Drink Driver Programme Marks Milestones

This winter marked 10 years and 1000 participants since the Drive SOBA Programme (DSP) began in Northland.

Across ten years, 1000 people have completed the 12-session course, which provides alcohol education, relapse prevention and role-playing to develop empathy and problem solving to change people who have been habitually drink driving.

Begun in June 2007 by psychologist Bronwen Wood, DSP today has a success rate of well over 90 percent.

Those undertaking the programme range in age from 18 to 70, are mostly male, and are referred by the justice system, Corrections or self-refer under Section 65 of the Land Transport Act. Anyone is able to refer themselves to the DSP.

Bronwen developed the Drive SOBA Programme in 2007 when it was identified that the wait for treatment was too long and there was a need to provide evidenced-based intervention to recidivist drink drivers. The DSP was piloted for two years by the Northland DHB in Whangarei, was found to be effective and was then expanded to the whole of Northland.

Northland DBH continues to fund the programme with the support of Road Safe Northland and Ministry of Health.

Bronwen said the programme sits well under Northland DHB because alcohol is a health issue. The effects of drink driving on physical health, mental health, injuries and emergency department presentations are all connected.


What’s in the course?

12 people are invited onto each DSP group, where they work on problem solving, developing empathy, learning about substances and reducing impulsivity. "We use whakawhanaungatanga to make it a safe learning environment, and it is an evidence-based programme that reduces re-offending,” Bronwen said.


Lifestyle change for programme participants

Clients interviewed were unanimous in describing the programme as therapeutic as well as educational, and said the togetherness approach of facilitators is what helped make the messages hit home.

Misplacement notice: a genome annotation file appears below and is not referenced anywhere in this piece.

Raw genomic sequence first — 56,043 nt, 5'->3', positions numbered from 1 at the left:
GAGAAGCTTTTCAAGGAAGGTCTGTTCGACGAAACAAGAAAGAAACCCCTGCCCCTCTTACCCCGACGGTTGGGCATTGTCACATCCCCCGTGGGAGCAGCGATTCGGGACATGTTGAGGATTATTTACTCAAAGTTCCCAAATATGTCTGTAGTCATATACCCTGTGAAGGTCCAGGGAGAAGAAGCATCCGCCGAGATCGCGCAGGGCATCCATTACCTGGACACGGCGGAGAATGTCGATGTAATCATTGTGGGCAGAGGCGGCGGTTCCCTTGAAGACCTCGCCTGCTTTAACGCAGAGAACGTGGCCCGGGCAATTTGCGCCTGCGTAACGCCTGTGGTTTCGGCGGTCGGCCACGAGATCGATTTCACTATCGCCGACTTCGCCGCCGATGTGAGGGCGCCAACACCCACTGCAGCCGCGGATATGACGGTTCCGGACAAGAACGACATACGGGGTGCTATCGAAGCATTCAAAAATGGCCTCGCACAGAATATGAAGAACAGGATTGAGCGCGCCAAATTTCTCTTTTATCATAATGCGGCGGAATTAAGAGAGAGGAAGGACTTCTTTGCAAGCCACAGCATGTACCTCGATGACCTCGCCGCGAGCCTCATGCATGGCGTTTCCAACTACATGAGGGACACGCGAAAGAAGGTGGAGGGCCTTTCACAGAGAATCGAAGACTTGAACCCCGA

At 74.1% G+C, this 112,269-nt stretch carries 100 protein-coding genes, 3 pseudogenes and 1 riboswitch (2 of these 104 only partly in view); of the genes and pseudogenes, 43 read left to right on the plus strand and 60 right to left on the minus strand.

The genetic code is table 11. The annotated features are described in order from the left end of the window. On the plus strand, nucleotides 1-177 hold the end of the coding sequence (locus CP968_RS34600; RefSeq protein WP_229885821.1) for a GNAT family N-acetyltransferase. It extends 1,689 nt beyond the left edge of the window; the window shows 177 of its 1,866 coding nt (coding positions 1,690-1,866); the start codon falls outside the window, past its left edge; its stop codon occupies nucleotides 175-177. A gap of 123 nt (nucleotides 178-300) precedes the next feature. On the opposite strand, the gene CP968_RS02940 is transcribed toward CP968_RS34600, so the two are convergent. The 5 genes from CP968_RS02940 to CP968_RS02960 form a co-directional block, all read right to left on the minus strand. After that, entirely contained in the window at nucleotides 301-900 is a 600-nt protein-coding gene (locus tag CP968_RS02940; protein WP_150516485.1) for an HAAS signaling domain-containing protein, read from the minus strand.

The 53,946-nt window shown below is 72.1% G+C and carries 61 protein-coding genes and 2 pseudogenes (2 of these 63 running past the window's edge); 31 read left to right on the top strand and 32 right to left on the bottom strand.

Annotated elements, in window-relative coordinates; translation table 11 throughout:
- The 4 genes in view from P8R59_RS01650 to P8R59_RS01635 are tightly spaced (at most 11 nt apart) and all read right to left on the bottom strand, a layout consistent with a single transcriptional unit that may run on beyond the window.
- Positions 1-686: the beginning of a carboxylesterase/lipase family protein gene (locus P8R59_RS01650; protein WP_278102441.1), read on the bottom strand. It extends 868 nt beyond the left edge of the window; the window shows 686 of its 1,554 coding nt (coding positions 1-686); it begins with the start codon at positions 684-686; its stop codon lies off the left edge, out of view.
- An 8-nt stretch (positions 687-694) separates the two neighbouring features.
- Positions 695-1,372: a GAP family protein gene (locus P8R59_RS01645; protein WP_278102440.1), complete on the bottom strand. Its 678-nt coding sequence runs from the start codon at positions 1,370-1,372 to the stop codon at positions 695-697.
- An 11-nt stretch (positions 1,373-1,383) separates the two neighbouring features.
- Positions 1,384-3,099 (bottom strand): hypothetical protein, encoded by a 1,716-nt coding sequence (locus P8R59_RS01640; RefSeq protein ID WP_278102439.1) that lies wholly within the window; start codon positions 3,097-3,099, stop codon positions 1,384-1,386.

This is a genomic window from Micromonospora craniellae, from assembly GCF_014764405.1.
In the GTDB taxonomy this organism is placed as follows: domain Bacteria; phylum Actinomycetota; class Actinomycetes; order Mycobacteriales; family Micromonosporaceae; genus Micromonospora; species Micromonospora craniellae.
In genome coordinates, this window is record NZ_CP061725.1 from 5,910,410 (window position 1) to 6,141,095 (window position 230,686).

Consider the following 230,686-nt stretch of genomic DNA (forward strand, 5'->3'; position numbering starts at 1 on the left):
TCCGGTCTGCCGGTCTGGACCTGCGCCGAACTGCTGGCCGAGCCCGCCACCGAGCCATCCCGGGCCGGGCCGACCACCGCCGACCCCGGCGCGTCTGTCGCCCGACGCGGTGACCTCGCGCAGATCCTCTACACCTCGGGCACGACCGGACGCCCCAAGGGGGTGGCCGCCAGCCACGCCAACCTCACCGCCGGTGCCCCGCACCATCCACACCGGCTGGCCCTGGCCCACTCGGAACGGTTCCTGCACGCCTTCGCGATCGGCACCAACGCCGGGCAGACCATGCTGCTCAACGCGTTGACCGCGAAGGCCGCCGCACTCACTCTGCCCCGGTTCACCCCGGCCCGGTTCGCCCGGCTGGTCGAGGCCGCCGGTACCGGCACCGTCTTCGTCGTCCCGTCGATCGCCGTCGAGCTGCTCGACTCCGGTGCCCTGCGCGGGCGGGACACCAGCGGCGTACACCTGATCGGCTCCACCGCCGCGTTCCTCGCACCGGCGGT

Josephine [not her real name] was referred to Drive SOBA after a member of the public forced her car off the road and called the police when she was spotted drink driving a third time. Difficult factors in Josephine’s life – the recent deaths of her parents and husband –  were factors influencing her drink-driving she didn’t reflect on until a couple of sessions into the programme.

“I wish I’d done [DSP] years ago. I went through a lot of grief, I lost myself after my husband died. It was hard going through court, I didn’t have any support, but I’ve come out the other end stronger.”

“It was good that I got caught, to be honest. It’s helped straighten me out.”

Aged in her 60s, Josephine said she wasn’t expecting the group of mostly younger men, including some who had gone to prison for drink driving, to influence her until finally Josephine realised “We all had the same problems. Then I didn’t feel so alone.”

What really helped on the DSP was the focus on treatment and education rather than blame and shame.

“DSP turned out to be really informative. Alcohol is a real problem in our society.”

Like Josephine, client Jerry was once arrested when he had been drinking at a pub and felt confident he could drive away safely. Jerry found Whangarei facilitators were on his side, with a shared mission to reduce reoffending.

Jerry said planning ahead is the main skill he has taken away from the programme. “If you know you’re going to have visitors turn up [for drinking], it’s about preparation and being more wary.”

Apart from the damage done to those injured by drunk drivers, Jerry said he now understands how drink driving could have ruined his own life and how he is lucky to have ended up with just one year without a driver licence.

“The programme was about being reassured that offending again just isn’t worth it, eh, the consequences, the drama. Not being able to drive affects work and family and sport, the list goes on.”

Clients interviewed said their behaviour around pre-loading (drinking before going out), making short car trips to the grocery store while drunk and driving between parties has changed drastically.

“As a result of that course I now never get behind the wheel after drinking,” client Sophie said. “You might think you’re okay but you’re not.”

Information about how to refer clients to the DSP can be found at:

Drive SOBA programme facilitators at Puriri House, Kamo. Pictured are Sarah Jarman, Bronwen Wood and Steve Staunton (image: Northland DHB)

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